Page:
Cannabis has already been proven to remedy seizures, and science is understanding why
Cannabidiol (CBD), a molecule extracted from the cannabis plant tested as a treatment for difficult-to-treat epilepsy, has shown promising results. Taking CBD oil reduces seizures by half in some people suffering from Dravet or Lennox-Gastaut syndrome. New research has revealed that this compound even has the ability to reduce seizures in treatment-resistant forms of childhood epilepsy.
Experts at Aston University have sought to closely monitor the effects of CBD for the treatment of seizures. Upon analysis, they were able to describe a previously unknown way in which CBD can reduce this condition in many treatment-resistant forms of childhood epilepsy.
The team from the Aston Institute of Health and Neurodevelopment at Aston University joined forces with a group of international collaborators led by scientists at NYU Grossman School of Medicine to delve deeper. They found that CBD had signal-blocking effects on signals carried by a molecule called lysophosphatidylinositol (LPI). LPI has a major influence on nerve signals as part of normal function, and it has been suggested that it is likely that some epilepsies can hijack it to promote seizures.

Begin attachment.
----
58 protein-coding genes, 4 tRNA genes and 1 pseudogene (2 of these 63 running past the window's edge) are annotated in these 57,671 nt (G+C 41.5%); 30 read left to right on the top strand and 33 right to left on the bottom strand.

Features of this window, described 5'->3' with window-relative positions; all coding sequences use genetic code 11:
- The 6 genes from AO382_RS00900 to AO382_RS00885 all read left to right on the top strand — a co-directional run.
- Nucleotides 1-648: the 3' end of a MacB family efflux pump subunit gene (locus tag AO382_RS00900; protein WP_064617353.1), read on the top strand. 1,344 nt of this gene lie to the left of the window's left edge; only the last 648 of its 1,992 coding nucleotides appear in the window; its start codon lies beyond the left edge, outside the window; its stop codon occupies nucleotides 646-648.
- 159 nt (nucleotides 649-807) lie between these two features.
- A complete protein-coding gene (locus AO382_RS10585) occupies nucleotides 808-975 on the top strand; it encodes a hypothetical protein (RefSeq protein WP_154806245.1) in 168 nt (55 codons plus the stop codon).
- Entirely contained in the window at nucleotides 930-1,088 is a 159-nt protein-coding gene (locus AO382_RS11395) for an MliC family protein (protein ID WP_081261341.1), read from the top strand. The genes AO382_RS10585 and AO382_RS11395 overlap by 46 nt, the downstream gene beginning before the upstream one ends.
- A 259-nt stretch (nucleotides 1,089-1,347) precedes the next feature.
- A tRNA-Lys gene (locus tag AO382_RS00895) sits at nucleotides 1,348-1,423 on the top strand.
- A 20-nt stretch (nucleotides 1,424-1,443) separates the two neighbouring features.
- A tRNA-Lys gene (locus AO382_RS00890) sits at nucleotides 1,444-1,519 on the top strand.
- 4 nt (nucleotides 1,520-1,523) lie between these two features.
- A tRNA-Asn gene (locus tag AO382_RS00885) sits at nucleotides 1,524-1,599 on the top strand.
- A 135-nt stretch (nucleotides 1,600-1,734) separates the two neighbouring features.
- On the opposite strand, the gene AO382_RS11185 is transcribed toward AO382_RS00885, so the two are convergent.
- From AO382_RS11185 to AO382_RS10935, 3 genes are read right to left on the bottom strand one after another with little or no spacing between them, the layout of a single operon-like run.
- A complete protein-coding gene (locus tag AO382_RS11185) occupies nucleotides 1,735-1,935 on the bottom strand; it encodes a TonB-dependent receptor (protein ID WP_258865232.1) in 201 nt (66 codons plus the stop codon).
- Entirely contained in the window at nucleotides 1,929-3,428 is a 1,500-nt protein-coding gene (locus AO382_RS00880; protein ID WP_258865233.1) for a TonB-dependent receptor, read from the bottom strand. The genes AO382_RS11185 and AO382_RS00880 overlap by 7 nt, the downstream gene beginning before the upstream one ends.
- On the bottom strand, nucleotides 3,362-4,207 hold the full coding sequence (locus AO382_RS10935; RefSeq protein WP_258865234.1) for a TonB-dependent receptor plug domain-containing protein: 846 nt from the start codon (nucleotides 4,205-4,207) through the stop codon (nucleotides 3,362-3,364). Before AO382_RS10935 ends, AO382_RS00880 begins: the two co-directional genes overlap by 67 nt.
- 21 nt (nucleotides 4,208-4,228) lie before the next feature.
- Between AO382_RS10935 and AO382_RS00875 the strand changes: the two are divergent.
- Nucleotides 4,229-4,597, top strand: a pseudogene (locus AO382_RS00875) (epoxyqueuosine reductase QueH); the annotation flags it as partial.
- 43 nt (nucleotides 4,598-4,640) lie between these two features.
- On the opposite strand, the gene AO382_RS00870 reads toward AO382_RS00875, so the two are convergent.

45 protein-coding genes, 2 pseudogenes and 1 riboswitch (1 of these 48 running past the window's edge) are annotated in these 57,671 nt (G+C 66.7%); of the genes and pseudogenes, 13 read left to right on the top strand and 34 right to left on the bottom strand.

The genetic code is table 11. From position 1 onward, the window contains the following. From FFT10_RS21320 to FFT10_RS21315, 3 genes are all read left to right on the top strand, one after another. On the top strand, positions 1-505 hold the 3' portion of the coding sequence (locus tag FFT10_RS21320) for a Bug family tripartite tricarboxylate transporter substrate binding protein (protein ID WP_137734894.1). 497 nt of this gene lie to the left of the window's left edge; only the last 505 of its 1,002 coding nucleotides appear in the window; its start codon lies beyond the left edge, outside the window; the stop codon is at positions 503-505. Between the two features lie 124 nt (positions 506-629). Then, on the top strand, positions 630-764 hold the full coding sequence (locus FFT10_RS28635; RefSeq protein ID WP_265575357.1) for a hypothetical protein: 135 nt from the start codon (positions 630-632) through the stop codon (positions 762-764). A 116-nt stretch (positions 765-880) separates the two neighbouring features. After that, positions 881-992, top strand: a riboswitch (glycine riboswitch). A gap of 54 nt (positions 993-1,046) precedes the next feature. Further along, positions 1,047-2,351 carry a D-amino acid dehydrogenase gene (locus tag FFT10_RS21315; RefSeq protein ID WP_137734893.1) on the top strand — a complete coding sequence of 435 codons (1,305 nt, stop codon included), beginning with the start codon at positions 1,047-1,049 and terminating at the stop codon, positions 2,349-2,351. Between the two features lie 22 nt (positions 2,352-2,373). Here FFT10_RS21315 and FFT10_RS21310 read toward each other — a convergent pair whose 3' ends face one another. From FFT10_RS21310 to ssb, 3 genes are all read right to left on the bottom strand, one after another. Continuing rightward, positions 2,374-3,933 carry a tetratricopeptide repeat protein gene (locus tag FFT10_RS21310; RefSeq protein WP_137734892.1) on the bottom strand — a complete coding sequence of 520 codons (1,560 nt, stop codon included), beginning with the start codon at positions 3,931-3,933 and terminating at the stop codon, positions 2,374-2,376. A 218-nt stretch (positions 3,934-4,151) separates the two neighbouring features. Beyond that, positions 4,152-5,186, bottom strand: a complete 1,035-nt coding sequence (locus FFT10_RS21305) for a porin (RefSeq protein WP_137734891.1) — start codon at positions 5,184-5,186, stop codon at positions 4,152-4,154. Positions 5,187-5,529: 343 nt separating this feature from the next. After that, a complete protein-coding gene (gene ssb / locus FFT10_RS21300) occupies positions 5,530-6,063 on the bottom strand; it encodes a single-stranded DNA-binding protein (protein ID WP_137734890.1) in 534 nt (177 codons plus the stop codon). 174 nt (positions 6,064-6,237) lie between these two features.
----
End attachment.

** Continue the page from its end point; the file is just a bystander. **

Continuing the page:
CBD has a reparative effect on seizures as it blocks the ability of the LPI molecule to amplify nerve signals in a region of the brain called the hippocampus. In addition, it has been argued for the first time that CBD also weakens the signals that counteract seizures. This is a clear explanation of the value of CBD treatment and the generation of seizure activity in epileptic persons.
The study also clarifies not only how CBD counteracts seizures, but the process by which the circuits in the brain are balanced. This suggests that these imbalances may also be related to other pathologies, such as autism and schizophrenia, so the work may have a broader impact.